noun, plural: kelps
The kelp is a brown seaweed belonging to the order Laminariales. It is a member of the brown algae. Brown algae are algal species characterized by their brown or greenish brown color. The color is due to fucoxanthin and other brown pigments present within their cells in addition to chlorophyll (green pigment). The kelps are one of the macroscopic brown algae. They are large seaweeds found in shallow oceans. A number of kelp species in a habitat creates the so-called kelp forest. The kelp forest serves as a natural sanctuary for various plankton communities.
The kelp has a thallus (body) that bears flat or leaf-like structures (blades). The root-like structure (holdfast) helps to anchor the kelp to the ocean substrate. Pneumatocysts are also present. They are found at the base of the blades.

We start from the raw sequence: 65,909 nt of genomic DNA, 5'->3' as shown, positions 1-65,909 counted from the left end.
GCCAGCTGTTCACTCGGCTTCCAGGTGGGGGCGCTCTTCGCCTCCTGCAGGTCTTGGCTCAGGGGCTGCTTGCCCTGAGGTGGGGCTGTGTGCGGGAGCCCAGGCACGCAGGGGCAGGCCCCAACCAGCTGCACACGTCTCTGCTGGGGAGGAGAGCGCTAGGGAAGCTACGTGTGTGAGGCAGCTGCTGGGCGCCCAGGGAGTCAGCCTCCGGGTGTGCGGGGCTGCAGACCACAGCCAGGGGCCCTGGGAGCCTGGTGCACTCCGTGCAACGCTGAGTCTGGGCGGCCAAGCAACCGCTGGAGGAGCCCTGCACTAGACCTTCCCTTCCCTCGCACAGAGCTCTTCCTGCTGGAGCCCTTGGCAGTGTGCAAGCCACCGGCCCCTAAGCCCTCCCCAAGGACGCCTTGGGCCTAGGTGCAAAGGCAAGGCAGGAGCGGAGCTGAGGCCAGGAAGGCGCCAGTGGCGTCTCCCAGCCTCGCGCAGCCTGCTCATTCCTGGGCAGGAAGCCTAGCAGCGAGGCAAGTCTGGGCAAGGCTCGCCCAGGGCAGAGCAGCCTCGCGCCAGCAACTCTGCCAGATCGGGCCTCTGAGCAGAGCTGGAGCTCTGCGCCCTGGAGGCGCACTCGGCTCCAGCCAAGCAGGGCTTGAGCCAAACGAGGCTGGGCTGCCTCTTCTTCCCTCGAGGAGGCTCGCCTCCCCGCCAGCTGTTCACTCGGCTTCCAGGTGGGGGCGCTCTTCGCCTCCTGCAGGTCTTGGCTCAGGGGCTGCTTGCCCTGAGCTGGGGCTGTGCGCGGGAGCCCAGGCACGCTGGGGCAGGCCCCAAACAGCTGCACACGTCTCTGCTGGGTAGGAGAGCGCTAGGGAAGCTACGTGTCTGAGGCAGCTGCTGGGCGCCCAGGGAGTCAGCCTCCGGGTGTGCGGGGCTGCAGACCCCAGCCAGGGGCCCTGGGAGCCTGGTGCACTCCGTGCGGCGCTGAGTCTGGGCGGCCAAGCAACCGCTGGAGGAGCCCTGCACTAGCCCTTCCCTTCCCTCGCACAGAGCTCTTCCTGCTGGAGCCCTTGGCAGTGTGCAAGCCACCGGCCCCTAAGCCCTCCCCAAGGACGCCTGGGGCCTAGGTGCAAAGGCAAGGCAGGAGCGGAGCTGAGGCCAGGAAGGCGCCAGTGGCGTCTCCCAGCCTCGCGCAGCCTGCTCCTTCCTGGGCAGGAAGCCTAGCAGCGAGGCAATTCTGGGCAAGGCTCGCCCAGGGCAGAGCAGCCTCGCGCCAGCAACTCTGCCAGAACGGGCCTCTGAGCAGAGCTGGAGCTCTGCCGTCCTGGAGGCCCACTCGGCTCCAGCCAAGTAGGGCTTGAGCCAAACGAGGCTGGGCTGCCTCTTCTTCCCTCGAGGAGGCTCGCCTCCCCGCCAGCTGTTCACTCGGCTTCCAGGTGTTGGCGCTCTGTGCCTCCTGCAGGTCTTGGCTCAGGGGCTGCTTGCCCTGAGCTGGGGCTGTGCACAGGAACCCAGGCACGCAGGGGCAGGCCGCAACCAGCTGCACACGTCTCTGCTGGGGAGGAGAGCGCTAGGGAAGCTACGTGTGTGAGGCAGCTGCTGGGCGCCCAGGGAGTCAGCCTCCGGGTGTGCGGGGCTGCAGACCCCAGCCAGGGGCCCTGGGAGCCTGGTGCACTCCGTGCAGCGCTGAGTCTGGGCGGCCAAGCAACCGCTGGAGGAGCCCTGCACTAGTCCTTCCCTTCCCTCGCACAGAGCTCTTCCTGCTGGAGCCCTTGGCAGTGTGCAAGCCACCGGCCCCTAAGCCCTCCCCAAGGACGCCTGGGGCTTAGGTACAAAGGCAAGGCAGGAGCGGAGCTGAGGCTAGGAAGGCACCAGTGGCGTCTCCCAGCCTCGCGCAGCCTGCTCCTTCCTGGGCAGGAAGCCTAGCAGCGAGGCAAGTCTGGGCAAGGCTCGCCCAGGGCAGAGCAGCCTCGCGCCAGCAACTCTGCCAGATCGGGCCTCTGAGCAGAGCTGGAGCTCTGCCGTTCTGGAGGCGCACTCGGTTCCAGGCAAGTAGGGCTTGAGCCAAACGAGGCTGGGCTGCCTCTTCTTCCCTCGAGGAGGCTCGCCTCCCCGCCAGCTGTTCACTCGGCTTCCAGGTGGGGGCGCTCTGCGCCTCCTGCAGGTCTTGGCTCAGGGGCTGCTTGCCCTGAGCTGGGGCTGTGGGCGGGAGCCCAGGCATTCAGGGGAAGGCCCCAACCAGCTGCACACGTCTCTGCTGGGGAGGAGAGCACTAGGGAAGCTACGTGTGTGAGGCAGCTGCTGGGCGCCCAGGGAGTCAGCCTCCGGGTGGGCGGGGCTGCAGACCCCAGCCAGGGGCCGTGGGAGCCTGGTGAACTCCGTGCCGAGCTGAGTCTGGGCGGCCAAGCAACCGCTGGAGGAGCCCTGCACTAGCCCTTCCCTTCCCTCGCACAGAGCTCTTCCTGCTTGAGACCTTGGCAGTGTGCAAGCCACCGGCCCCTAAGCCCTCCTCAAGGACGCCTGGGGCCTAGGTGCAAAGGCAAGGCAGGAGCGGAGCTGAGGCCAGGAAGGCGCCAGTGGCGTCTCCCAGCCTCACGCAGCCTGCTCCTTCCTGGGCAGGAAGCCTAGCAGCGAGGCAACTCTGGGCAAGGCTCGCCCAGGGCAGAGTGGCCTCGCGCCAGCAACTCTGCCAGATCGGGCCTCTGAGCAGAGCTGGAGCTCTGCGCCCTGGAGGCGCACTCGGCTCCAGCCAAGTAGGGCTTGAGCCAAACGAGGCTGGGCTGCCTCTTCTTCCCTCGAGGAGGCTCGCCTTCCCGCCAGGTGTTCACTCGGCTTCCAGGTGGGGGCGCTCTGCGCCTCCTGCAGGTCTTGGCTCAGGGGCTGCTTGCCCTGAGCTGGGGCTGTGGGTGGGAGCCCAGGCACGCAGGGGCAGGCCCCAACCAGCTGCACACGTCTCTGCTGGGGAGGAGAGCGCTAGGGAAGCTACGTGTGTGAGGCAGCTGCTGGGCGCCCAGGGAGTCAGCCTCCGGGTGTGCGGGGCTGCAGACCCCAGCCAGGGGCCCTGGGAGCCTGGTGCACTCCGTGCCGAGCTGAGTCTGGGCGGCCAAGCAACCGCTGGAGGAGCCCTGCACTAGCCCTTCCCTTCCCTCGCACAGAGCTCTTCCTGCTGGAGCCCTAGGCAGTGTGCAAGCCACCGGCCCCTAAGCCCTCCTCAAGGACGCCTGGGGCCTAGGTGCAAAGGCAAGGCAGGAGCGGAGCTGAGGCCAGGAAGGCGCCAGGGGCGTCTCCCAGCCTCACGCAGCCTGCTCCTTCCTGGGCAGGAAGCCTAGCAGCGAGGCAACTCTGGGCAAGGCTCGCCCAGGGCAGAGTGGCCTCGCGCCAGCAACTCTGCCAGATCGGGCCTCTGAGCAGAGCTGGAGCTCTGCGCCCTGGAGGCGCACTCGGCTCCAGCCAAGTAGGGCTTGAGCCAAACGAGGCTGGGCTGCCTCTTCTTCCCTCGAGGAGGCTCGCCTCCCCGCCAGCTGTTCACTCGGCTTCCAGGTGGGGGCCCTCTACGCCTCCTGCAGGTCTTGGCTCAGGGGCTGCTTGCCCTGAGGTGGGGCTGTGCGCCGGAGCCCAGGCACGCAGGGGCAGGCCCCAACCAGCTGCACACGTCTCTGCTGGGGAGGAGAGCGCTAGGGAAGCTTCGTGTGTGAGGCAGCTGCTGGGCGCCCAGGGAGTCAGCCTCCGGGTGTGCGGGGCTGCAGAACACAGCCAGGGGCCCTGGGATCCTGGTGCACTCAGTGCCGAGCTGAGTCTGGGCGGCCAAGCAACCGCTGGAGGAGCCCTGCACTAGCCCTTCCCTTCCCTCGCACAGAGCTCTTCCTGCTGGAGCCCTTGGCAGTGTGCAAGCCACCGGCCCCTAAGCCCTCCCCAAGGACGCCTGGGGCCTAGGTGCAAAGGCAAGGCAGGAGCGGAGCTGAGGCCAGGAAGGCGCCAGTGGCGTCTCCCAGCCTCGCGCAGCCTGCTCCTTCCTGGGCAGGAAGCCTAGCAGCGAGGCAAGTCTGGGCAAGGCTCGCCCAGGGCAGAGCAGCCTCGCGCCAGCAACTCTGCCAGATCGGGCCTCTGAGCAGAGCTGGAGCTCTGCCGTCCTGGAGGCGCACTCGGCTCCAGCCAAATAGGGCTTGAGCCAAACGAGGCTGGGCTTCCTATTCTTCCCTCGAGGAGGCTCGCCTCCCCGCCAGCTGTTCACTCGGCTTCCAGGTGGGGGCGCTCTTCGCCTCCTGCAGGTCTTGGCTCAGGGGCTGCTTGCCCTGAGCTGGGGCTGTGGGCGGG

Kelps reproduce through alternation of generations. The kelp forms spores, which are released into the water. When the environmental conditions are favourable, the spores grow as male or female gametophytes. The male gametophyte produces and releases sperm that will fertilize the ovum from a female gametophyte. The union of these gametes will give rise to a sporophyte that produces spores when mature.
Examples of kelps are those from the genera Macrocystis and Nereocystis.
- Domain: Eukaryota
- Superphylum: Heterokonta
- Class: Phaeophyceae
- Order: Laminariales [Migula, 1909]
- brown algae